Download the article from SSRN at the link.
Wednesday, September 29, 2010
From the Chronicle of Higher Education: A freshman at Rutgers University (New Brunswick) killed himself after his roommate and another student broadcast his sexual activity with another person. The two have been charged with invasion of privacy. More from the New York Daily News and ABC News.
Three of the stars of Discovery Channel's "Deadliest Catch" have decided to leave the show, following the network's decision to begin proceedings against them over their failure to begin work on the spinoff show "Hillstranded." The name is based on the stars' last name, Hillstrand. The trio, Jonathan and Andy Hillstrand, and Sig Hansen, released a statement indicating that the litigation is the reason for their decision to leave "Deadliest Catch."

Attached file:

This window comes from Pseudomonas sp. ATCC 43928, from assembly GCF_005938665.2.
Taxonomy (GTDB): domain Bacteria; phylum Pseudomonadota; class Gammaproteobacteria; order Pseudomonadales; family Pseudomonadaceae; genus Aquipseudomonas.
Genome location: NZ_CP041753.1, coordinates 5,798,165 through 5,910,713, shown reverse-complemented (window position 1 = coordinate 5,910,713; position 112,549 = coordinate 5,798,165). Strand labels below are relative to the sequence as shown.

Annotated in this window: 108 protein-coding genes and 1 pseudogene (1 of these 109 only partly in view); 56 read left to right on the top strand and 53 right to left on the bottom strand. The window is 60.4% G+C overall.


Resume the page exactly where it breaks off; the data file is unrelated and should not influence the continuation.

This study of author’s reversion rights begins with the Statute of Anne and the debates that led up to the adoption of section 11, which vested in the author a second fourteen-year term, provided he or she was still alive at the end of the initial fourteen-year term. The study then will address the impact of the author’s reversion right on publishing practice and authors’ welfare in the United Kingdom through the eighteenth century to the demise of the reversion right in 1814. We will suggest that the apparent lack of use of the reversion right by authors in the eighteenth century was a result of a host of factors, including but not limited to the common (but by no means universal) contractual practice which purported to confer on a publisher the entirety of an author’s rights. In addition, we call attention to the multiple and shifting interpretations of what was required by section 11, as well as the social and economic limitations on an author’s capacity to take advantage of the reversion. The second half of this study turns to the law and publishing practices in the United States, where reversion rights have proved more enduring if not always more beneficial to authors.